Given that good progress has been made in addressing the issues of multidiscipline integration and sufficient desktop computing power, the remaining challenge for broadening the user constituency for power electronics design technologies is that of being able to address a suitably wide range of applications while achieving ease of use.

Spectrum of apps
The spectrum of applications covers a huge range of power handling requirements (milliwatts to megawatts), frequencies (DC to GHz), temperatures (-55°C to 275°C) and physical scale (µm to m). In the past, as with almost all analysis and simulation systems, the design engineer needed strong expertise and knowledge in modeling and simulation techniques as well as in the technology being modeled in order to ensure that the results represented reality with a reasonable degree of accuracy.

Now, to fully exploit the workflow benefits of an integrated suite of design tools, we need the design engineer to be confident in not only the electrical simulation at both the component and system level, but also those for the thermal and electromagnetic behaviors, as well as possibly structural aspects too. The tools therefore need to sufficiently easy to use to be handled by an engineer who is not a specialist in a particular discipline while still providing confidence in the results. There is no doubt that the leading vendors have made invested substantial effort in this aspect of integrated power electronics design and it continues to be a priority area.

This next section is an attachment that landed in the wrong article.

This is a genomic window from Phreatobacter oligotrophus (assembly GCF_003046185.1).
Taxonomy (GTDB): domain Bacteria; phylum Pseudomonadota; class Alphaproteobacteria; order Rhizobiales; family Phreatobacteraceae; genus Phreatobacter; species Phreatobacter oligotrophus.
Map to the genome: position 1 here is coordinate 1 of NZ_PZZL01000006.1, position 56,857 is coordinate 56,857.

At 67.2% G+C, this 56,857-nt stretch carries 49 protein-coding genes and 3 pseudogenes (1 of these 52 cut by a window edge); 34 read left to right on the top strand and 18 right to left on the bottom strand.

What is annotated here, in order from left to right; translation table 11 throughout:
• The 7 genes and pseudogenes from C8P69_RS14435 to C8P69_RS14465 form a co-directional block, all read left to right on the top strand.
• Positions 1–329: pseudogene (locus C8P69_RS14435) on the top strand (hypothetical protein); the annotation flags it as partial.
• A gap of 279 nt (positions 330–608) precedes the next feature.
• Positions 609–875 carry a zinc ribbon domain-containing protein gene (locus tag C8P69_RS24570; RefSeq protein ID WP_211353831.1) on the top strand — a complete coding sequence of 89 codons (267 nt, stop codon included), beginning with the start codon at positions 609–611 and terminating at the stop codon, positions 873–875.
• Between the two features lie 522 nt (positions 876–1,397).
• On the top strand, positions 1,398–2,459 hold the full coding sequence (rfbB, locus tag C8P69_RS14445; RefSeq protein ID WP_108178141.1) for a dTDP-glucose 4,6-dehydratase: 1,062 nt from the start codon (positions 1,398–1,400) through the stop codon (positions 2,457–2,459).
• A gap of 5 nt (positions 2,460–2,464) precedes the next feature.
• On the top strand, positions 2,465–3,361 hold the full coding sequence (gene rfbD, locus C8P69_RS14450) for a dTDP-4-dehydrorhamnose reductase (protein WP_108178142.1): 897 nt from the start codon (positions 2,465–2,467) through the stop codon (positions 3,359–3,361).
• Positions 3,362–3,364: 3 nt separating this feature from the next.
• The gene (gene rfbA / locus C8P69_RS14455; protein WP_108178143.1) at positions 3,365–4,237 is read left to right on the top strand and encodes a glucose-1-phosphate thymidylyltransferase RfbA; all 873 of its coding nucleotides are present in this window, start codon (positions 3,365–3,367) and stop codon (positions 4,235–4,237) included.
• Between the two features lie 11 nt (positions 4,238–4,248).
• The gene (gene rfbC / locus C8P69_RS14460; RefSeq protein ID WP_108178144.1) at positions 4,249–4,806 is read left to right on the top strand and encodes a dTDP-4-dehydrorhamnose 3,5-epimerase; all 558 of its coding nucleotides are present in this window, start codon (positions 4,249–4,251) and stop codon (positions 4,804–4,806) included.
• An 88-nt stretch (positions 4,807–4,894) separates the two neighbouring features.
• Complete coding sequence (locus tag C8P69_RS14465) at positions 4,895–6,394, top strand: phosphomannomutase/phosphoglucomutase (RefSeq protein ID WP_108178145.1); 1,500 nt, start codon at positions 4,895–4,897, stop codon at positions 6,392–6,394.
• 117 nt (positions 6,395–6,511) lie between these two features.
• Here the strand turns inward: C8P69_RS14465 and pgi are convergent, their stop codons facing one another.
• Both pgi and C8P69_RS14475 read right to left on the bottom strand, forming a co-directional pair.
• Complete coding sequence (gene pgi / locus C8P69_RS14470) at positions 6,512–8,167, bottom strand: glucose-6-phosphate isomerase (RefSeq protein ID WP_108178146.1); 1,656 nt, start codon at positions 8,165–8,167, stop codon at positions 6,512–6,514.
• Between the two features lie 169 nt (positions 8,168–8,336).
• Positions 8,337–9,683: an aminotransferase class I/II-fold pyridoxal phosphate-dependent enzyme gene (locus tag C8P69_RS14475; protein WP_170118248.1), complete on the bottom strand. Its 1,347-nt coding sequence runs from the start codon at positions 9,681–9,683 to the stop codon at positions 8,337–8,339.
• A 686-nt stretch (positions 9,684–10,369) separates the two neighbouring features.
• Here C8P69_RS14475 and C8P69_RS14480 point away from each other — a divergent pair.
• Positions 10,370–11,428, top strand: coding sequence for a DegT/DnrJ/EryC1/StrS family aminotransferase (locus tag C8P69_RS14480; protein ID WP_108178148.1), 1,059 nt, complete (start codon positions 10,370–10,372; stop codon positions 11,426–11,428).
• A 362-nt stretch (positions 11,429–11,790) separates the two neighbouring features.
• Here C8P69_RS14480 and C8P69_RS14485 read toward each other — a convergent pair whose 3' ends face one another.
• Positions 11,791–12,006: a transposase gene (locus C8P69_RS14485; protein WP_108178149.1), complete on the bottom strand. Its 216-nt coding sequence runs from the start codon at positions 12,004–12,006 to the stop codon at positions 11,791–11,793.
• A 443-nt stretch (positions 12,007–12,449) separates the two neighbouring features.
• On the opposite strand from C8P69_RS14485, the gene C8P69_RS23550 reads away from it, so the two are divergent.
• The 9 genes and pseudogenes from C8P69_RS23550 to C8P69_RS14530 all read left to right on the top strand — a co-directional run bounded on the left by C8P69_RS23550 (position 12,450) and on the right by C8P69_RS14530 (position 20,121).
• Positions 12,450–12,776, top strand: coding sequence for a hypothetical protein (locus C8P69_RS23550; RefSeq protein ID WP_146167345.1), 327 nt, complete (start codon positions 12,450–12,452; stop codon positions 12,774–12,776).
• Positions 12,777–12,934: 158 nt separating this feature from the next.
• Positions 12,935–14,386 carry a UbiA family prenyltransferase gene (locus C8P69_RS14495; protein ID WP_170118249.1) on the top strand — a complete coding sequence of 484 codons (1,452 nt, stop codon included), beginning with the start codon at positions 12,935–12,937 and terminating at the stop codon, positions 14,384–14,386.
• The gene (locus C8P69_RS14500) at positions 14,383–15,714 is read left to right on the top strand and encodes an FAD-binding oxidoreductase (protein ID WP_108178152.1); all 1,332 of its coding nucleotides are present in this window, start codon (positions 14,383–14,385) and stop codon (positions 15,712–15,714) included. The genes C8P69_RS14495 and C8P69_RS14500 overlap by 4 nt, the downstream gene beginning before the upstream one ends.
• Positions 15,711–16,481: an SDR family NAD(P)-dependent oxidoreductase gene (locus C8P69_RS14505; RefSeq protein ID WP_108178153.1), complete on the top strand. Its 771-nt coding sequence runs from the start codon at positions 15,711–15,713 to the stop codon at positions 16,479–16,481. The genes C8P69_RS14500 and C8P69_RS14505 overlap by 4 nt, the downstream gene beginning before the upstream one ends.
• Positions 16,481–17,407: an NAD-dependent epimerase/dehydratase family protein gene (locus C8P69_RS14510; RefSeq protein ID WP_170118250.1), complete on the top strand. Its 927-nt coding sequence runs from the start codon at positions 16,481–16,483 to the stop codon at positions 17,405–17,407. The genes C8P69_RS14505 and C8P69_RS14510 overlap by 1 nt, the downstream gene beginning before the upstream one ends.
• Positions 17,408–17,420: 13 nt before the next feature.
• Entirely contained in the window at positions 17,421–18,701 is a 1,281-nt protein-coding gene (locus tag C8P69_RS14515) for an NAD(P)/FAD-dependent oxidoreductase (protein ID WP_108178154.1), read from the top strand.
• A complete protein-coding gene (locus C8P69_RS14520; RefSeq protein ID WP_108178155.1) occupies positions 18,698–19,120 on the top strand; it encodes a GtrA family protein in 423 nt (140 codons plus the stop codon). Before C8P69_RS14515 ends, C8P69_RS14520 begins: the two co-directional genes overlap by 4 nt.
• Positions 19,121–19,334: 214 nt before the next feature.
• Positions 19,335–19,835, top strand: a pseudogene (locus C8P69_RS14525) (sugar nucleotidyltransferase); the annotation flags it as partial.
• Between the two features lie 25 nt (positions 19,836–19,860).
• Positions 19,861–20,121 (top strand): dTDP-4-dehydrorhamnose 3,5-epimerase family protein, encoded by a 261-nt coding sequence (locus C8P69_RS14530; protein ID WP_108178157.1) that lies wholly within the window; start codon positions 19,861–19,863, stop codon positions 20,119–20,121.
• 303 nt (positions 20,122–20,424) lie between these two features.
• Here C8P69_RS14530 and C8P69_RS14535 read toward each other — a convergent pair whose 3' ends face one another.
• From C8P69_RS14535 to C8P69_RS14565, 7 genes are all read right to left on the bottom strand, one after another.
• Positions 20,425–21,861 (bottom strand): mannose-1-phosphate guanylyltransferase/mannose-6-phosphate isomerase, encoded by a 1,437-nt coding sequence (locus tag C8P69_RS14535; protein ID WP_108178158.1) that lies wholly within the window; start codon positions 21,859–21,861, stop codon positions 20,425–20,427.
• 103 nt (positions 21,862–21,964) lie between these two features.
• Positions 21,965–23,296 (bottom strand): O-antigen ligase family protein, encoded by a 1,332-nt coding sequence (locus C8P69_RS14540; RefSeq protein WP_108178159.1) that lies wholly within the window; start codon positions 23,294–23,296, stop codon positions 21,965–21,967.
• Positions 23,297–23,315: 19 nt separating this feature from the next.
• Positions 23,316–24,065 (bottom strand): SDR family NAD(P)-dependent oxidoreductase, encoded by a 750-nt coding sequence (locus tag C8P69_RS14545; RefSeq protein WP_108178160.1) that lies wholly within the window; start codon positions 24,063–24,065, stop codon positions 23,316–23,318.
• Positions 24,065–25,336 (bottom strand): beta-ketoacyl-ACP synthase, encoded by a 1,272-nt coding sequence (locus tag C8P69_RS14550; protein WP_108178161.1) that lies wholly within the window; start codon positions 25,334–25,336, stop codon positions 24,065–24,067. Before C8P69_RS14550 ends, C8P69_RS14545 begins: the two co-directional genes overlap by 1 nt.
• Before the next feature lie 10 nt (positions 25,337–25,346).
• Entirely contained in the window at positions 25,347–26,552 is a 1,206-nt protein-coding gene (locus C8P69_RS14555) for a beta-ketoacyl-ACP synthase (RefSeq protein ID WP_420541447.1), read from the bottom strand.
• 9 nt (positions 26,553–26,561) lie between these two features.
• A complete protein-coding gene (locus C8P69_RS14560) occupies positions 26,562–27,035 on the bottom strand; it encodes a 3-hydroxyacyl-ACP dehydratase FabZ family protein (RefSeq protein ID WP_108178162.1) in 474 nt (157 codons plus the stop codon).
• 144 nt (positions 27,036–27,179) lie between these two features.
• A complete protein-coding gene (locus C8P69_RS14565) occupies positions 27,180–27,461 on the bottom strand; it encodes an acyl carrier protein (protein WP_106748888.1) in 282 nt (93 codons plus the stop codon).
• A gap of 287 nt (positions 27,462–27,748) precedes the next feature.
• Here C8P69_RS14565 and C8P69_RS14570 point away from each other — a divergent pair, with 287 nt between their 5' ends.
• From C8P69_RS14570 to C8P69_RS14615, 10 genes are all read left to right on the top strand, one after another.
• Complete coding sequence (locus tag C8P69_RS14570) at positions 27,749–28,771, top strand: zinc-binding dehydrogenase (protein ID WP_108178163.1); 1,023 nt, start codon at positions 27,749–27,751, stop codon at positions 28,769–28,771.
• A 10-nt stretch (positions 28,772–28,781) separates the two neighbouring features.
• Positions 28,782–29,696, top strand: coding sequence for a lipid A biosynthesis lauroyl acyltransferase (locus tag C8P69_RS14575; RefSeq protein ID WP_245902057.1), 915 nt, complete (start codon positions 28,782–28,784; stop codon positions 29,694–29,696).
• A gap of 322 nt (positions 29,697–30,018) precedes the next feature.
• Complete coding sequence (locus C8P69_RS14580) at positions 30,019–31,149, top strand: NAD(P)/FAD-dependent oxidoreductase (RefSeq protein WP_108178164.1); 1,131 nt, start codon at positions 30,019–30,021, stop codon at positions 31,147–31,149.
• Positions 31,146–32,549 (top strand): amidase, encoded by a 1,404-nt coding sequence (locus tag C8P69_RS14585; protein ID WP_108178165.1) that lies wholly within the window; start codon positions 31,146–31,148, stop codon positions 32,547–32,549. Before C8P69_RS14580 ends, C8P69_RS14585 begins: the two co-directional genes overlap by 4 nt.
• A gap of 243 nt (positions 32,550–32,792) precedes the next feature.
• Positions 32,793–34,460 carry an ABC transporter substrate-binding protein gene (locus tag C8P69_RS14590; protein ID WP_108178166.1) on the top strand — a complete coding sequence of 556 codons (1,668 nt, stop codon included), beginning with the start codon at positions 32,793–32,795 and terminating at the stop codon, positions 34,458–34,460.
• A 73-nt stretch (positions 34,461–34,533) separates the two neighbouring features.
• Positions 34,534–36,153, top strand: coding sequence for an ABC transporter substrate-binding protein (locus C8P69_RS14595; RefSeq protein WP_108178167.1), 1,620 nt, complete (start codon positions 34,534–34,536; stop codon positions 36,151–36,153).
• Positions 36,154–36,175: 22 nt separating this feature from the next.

For many applications, power electronics forms part of the final product and a likely significant further step in the development of power electronics design technology will be full integration with the product lifecycle management (PLM) environments in use by most large manufacturing companies.

The data volumes resulting from larger numbers of design simulations by greater numbers of engineers will put pressure on the data management capabilities of existing PLM deployments, but, in parallel with the increased accessibility of multidiscipline power electronics design tools, we are seeing a similar effort to exploit cloud and web technologies to extend the reach of PLM solutions to smaller companies. As a result there is an opportunity to move the two forward to support even better management of the power electronics design workflow.

About the author
Tony Christian has a wide-ranging experience in engineering, manufacturing, energy and IT. His early career was in technical R&D roles, after which he moved into computer-aided engineering. His subsequent roles included divisional head of the IT subsidiary of a major international engineering and construction company and leadership of teams developing and implementing state of the art manufacturing control systems at British Aerospace. More recently, Tony was a director of the UK Consulting and Systems Integration Division of Computer Sciences Corporation (CSC), leading a consulting and systems practice for manufacturing industries, and then Services and Technology Director at AVEVA Group plc where he was responsible for all product development and the company's worldwide consulting and managed services business.

Tony has a BSc degree (Mechanical Engineering) and MSc degree (Engineering Acoustics, Noise and Vibration) from the University of Nottingham.